Monday, September 5, 2011

Gulliver’s Travels

“Gulliver’s Travels is aimed not at human beings in particular but at human nature." How far do you agree with this view?

About the nature of man, David Ward explains in very clear terms when he remarks:
“Gulliver, the son of Adam, as I have called him, is posed with a problem, and by the same token poses a problem for the reader which can be stated in the traditional language of theology. Whether we use the language of theology or not, the problem remains the same: Gulliver gives another hint to it in the passage quoted, when he speaks of the “frequent discourses with my master concerning the nature of manhood.” The special faculty which distinguishes man from other animals, according to Locke and almost every thinker of the time is reason. “That is the key factor in the nature of manhood. But we can hardly agrue that to a Houyhnhnms. Confronted with the similarities between the real world as we know it and the microcosmic society to the Yahoos, we might come to the conclusion that key to “the Nature of Manhood” is man’s helpless tendency to foulness and evil – and this is the conclusion both Gulliver and the Houyhnhnms come to. Man after all, is the most destructive animal which has ever populated the earth; air, the plants, the other animals; the way he fouls and destroys his surroundings with methodical efficiency, exceeds anything that, the rat can do. We surely cannot resist this conclusion any more than we could resist the Brobdingnag’s summary description of the little-worlders as Odious Vermin.”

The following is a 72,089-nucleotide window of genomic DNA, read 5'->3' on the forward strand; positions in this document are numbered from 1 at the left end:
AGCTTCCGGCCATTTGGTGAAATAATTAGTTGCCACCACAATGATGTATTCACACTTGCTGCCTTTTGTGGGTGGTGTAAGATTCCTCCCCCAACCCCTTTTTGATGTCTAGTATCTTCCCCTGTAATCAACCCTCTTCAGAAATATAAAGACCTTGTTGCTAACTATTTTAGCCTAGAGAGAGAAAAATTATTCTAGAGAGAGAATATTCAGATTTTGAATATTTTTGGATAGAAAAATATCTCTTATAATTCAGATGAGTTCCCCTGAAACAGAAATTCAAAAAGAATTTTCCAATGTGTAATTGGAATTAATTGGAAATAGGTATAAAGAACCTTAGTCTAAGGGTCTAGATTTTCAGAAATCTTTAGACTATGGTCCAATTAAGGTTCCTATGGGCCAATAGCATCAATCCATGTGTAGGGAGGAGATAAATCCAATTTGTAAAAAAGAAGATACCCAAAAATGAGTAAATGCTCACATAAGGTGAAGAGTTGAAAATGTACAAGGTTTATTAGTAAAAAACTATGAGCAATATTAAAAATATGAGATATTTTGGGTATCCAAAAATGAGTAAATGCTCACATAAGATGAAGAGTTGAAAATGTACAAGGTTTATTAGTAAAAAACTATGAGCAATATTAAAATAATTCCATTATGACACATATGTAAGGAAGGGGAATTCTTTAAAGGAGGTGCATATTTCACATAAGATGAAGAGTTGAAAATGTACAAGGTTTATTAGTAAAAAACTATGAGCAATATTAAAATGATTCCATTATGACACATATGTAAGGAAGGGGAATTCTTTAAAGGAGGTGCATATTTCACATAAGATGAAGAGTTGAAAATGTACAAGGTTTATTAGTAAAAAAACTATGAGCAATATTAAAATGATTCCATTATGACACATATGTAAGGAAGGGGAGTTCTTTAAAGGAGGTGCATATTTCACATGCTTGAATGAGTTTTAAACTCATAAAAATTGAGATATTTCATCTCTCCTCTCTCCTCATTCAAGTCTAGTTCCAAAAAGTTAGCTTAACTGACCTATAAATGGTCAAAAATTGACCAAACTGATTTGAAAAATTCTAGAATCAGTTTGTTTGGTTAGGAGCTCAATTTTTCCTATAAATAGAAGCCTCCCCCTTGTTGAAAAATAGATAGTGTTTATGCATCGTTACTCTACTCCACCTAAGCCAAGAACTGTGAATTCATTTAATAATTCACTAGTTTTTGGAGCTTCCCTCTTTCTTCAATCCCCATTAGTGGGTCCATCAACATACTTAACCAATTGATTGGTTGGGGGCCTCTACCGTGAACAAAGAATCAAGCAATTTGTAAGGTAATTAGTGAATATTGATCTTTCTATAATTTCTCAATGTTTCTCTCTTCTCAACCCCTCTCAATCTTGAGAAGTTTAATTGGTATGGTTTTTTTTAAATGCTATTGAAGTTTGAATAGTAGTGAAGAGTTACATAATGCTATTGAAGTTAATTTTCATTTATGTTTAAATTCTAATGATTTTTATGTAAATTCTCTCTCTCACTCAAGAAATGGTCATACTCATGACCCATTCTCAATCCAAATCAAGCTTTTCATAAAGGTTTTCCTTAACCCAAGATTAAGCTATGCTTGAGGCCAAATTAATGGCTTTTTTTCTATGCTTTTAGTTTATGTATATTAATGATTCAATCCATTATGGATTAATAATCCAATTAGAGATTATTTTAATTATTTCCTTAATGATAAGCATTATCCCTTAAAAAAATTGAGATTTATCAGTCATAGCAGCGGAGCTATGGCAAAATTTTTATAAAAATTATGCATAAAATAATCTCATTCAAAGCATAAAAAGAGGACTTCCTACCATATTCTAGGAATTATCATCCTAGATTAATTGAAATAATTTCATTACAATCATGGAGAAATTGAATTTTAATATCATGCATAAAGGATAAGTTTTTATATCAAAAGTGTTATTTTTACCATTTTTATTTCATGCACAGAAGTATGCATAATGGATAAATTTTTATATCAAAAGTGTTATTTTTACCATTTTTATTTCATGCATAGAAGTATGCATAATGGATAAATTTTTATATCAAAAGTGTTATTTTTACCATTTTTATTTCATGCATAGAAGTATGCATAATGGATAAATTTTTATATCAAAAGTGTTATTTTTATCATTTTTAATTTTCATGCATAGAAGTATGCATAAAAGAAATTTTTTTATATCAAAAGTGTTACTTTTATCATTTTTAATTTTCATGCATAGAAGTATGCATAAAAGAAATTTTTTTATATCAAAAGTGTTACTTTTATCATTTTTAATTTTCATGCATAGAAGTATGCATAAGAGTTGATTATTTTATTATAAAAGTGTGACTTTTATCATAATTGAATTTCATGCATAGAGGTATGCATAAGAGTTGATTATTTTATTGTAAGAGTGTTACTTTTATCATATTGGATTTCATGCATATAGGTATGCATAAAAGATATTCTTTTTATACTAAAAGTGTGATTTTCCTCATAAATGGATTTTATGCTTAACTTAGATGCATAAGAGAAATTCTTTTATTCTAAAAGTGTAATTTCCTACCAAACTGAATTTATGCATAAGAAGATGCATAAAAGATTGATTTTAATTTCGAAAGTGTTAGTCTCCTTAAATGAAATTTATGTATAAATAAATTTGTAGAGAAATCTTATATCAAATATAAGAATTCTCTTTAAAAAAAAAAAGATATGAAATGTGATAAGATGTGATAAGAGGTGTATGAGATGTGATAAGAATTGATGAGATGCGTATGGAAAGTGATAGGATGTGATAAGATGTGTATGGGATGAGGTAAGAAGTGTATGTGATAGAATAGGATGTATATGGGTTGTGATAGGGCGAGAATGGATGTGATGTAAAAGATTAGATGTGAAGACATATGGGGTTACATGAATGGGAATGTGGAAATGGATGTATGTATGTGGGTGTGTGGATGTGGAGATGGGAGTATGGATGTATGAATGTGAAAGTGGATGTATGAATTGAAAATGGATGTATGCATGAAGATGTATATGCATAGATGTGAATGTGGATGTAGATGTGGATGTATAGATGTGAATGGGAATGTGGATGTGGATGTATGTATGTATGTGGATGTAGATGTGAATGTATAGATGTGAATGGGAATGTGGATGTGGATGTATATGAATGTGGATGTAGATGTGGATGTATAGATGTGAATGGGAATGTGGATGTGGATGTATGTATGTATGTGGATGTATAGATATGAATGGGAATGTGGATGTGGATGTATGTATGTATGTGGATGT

Here a clear distinction has been made by David Ward between the human beings and the animals. Reason is the basic faculty which distinguishes the man from the animal. If a human being does not possess reason in his nature, that particular human being is no more than an animal. The “reason” is cultivated in the human nature. If the human nature is devoid of reason, then the human being as well as an animal is at par, rather worse than an animal.
In Gulliver’s Travels, there are three types of beings, who are portrayed in the fourth part of the book. There are the human beings themselves, represented by Gullivers countrymen. Gulliver gives a detailed account of these countrymen to his enquire master. Then there are Yahoos, who represent mankind in general who possess all types of evils, which have been immensely exaggerated and their good qualities completely eliminated. The third types are that of Houyhnhnms or the horses, which according to Gulliver represent perfection. This perfection is on account of the fact that they possess the great quality of reason. Though the entire mankind is immensely degraded when a contrast is made between the Houyhnhnms with Yahoos who represent that part of mankind who by nature are corrupt and spend their money in drinking, whoring, and gambling and many commit such crimes coining false money, rape and sodomy. This picture of the human beings is positively correct. But everyone will agree that we cannot blame the entire mankind. All human beings are not guilty of such crimes and that there are many good men also in all human societies.